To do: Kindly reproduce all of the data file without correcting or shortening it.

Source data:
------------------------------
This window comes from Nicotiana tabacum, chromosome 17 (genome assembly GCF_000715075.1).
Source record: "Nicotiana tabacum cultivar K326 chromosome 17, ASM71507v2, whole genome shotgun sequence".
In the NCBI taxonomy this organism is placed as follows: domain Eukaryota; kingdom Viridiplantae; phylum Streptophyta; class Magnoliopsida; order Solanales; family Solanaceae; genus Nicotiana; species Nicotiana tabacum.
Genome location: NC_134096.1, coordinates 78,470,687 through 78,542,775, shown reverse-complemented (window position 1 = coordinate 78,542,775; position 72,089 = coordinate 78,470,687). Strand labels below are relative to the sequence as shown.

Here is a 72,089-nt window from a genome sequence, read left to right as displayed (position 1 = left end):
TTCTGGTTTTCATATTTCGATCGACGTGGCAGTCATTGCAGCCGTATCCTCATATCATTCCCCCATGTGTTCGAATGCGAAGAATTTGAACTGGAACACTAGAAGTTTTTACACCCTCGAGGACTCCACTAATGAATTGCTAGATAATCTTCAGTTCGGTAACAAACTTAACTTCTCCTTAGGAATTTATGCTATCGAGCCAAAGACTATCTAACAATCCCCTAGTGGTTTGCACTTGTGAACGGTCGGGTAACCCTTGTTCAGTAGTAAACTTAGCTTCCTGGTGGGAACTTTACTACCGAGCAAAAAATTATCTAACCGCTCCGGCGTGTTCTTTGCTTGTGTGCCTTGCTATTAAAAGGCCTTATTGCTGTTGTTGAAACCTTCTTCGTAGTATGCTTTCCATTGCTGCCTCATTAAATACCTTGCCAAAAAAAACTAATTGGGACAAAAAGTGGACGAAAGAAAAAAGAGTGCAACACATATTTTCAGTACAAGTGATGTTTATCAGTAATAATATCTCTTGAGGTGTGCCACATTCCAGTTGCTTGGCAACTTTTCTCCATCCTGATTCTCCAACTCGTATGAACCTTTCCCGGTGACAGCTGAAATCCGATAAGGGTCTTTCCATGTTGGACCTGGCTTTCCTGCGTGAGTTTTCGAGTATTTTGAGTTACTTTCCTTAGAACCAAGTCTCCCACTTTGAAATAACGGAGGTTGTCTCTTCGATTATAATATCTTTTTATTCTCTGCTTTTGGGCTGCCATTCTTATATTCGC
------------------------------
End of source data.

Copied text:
This window comes from Nicotiana tabacum, chromosome 17 (genome assembly GCF_000715075.1).
Source record: "Nicotiana tabacum cultivar K326 chromosome 17, ASM71507v2, whole genome shotgun sequence".
In the NCBI taxonomy this organism is placed as follows: domain Eukaryota; kingdom Viridiplantae; phylum Streptophyta; class Magnoliopsida; order Solanales; family Solanaceae; genus Nicotiana; species Nicotiana tabacum.
Genome location: NC_134096.1, coordinates 78,470,687 through 78,542,775, shown reverse-complemented (window position 1 = coordinate 78,542,775; position 72,089 = coordinate 78,470,687). Strand labels below are relative to the sequence as shown.

Here is a 72,089-nt window from a genome sequence, read left to right as displayed (position 1 = left end):
TTCTGGTTTTCATATTTCGATCGACGTGGCAGTCATTGCAGCCGTATCCTCATATCATTCCCCCATGTGTTCGAATGCGAAGAATTTGAACTGGAACACTAGAAGTTTTTACACCCTCGAGGACTCCACTAATGAATTGCTAGATAATCTTCAGTTCGGTAACAAACTTAACTTCTCCTTAGGAATTTATGCTATCGAGCCAAAGACTATCTAACAATCCCCTAGTGGTTTGCACTTGTGAACGGTCGGGTAACCCTTGTTCAGTAGTAAACTTAGCTTCCTGGTGGGAACTTTACTACCGAGCAAAAAATTATCTAACCGCTCCGGCGTGTTCTTTGCTTGTGTGCCTTGCTATTAAAAGGCCTTATTGCTGTTGTTGAAACCTTCTTCGTAGTATGCTTTCCATTGCTGCCTCATTAAATACCTTGCCAAAAAAAACTAATTGGGACAAAAAGTGGACGAAAGAAAAAAGAGTGCAACACATATTTTCAGTACAAGTGATGTTTATCAGTAATAATATCTCTTGAGGTGTGCCACATTCCAGTTGCTTGGCAACTTTTCTCCATCCTGATTCTCCAACTCGTATGAACCTTTCCCGGTGACAGCTGAAATCCGATAAGGGTCTTTCCATGTTGGACCTGGCTTTCCTGCGTGAGTTTTCGAGTATTTTGAGTTACTTTCCTTAGAACCAAGTCTCCCACTTTGAAATAACGGAGGTTGTCTCTTCGATTATAATATCTTTTTATTCTCTGCTTTTGGGCTGCCATTCTTATATTCGC